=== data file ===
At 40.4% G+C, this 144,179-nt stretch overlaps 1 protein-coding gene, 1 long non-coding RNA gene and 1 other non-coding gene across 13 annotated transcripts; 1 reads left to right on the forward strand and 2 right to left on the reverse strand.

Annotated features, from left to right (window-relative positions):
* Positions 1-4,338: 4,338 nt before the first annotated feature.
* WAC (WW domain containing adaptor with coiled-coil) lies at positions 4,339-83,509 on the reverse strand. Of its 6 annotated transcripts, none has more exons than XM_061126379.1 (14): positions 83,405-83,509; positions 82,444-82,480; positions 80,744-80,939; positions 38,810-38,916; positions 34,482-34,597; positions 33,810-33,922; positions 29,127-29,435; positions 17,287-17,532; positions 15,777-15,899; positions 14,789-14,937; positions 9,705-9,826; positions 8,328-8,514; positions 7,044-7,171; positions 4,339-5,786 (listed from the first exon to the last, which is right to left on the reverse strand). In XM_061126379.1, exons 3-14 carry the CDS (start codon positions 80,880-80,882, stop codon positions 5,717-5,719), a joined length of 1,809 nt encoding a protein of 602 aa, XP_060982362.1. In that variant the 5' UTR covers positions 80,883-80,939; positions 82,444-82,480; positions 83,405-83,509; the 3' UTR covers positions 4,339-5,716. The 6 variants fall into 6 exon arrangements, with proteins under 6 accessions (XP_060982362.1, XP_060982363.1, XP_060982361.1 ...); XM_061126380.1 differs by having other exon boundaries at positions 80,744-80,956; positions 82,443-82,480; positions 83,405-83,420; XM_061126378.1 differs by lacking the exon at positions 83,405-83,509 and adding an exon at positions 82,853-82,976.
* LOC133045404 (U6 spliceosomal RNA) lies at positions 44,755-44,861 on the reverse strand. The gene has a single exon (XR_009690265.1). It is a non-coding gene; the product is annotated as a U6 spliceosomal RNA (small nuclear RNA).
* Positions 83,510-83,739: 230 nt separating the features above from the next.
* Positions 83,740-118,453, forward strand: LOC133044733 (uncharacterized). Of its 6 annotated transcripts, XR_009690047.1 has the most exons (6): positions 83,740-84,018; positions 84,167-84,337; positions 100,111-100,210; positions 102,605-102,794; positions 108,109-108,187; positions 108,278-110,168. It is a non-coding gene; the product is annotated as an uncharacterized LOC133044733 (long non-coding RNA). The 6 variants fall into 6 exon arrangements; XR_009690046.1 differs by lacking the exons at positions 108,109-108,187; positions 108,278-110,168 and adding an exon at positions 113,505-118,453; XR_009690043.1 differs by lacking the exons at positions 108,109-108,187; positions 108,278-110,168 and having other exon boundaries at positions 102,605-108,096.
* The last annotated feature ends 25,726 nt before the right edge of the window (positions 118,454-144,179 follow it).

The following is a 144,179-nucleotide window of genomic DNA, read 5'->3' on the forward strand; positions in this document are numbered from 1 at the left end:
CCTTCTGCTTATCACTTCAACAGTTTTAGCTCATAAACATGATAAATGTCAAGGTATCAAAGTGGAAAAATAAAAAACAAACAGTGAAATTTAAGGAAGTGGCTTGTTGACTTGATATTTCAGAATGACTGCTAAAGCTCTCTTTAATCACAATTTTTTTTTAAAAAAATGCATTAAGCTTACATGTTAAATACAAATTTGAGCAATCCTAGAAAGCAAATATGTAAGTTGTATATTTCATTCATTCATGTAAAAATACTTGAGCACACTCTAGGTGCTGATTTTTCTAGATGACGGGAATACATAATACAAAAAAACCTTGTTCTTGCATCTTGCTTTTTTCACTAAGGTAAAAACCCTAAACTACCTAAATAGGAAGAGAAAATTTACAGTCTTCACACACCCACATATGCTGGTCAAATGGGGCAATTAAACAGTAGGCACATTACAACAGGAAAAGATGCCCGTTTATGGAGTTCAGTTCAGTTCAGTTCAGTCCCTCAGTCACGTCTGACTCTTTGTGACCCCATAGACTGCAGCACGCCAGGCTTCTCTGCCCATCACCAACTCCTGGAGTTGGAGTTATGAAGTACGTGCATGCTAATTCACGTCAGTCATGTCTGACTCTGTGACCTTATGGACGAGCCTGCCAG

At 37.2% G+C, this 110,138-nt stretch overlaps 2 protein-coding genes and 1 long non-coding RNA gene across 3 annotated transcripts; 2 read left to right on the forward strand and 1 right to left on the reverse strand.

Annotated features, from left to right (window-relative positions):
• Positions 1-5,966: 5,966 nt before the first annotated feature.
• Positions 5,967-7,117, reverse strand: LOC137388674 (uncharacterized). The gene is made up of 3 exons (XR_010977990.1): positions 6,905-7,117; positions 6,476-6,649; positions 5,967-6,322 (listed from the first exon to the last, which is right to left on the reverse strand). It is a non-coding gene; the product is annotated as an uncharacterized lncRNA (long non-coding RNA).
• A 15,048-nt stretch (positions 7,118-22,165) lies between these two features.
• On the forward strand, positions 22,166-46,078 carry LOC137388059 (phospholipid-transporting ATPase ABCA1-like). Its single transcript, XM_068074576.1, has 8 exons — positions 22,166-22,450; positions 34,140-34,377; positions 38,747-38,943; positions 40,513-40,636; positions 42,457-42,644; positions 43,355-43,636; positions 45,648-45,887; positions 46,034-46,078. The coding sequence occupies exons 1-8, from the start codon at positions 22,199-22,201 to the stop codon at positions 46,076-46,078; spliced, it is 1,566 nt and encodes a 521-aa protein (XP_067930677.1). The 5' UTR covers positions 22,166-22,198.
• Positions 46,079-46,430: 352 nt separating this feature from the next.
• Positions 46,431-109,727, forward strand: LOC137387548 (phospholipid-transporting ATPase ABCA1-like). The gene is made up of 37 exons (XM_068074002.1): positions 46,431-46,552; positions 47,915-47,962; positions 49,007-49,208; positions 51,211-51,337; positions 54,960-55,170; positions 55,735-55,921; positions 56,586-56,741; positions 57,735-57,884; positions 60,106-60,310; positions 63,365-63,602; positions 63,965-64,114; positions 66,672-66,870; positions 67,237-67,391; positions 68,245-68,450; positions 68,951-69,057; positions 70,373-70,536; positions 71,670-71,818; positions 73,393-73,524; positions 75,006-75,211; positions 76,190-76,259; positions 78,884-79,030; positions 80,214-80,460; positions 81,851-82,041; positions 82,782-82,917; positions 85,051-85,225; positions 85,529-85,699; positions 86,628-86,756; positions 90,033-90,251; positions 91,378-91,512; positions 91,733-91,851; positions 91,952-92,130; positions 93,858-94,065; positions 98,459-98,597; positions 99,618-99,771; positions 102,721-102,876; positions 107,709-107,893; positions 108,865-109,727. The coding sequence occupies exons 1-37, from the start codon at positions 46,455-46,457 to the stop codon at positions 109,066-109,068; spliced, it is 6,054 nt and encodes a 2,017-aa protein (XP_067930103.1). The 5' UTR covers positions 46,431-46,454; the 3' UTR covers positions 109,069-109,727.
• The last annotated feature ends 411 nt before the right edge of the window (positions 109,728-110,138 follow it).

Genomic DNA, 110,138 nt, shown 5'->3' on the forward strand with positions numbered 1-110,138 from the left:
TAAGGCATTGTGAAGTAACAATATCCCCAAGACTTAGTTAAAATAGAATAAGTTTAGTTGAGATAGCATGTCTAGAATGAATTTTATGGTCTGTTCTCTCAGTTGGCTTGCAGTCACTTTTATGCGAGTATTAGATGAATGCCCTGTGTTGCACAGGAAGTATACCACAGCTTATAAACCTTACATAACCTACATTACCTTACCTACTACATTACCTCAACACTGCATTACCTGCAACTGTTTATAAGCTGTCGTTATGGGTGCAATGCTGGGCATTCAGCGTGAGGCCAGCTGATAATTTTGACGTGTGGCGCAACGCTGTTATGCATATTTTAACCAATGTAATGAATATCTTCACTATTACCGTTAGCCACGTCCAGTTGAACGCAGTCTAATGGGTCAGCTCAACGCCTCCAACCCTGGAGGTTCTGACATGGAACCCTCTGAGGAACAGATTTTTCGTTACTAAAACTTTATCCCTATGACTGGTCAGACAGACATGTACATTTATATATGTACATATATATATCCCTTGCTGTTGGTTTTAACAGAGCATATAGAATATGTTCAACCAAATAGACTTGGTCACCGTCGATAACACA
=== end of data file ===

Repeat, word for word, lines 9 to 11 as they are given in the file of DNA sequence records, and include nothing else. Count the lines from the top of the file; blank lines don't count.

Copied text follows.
The following is a 144,179-nucleotide window of genomic DNA, read 5'->3' on the forward strand; positions in this document are numbered from 1 at the left end:
CCTTCTGCTTATCACTTCAACAGTTTTAGCTCATAAACATGATAAATGTCAAGGTATCAAAGTGGAAAAATAAAAAACAAACAGTGAAATTTAAGGAAGTGGCTTGTTGACTTGATATTTCAGAATGACTGCTAAAGCTCTCTTTAATCACAATTTTTTTTTAAAAAAATGCATTAAGCTTACATGTTAAATACAAATTTGAGCAATCCTAGAAAGCAAATATGTAAGTTGTATATTTCATTCATTCATGTAAAAATACTTGAGCACACTCTAGGTGCTGATTTTTCTAGATGACGGGAATACATAATACAAAAAAACCTTGTTCTTGCATCTTGCTTTTTTCACTAAGGTAAAAACCCTAAACTACCTAAATAGGAAGAGAAAATTTACAGTCTTCACACACCCACATATGCTGGTCAAATGGGGCAATTAAACAGTAGGCACATTACAACAGGAAAAGATGCCCGTTTATGGAGTTCAGTTCAGTTCAGTTCAGTCCCTCAGTCACGTCTGACTCTTTGTGACCCCATAGACTGCAGCACGCCAGGCTTCTCTGCCCATCACCAACTCCTGGAGTTGGAGTTATGAAGTACGTGCATGCTAATTCACGTCAGTCATGTCTGACTCTGTGACCTTATGGACGAGCCTGCCAG

At 37.2% G+C, this 110,138-nt stretch overlaps 2 protein-coding genes and 1 long non-coding RNA gene across 3 annotated transcripts; 2 read left to right on the forward strand and 1 right to left on the reverse strand.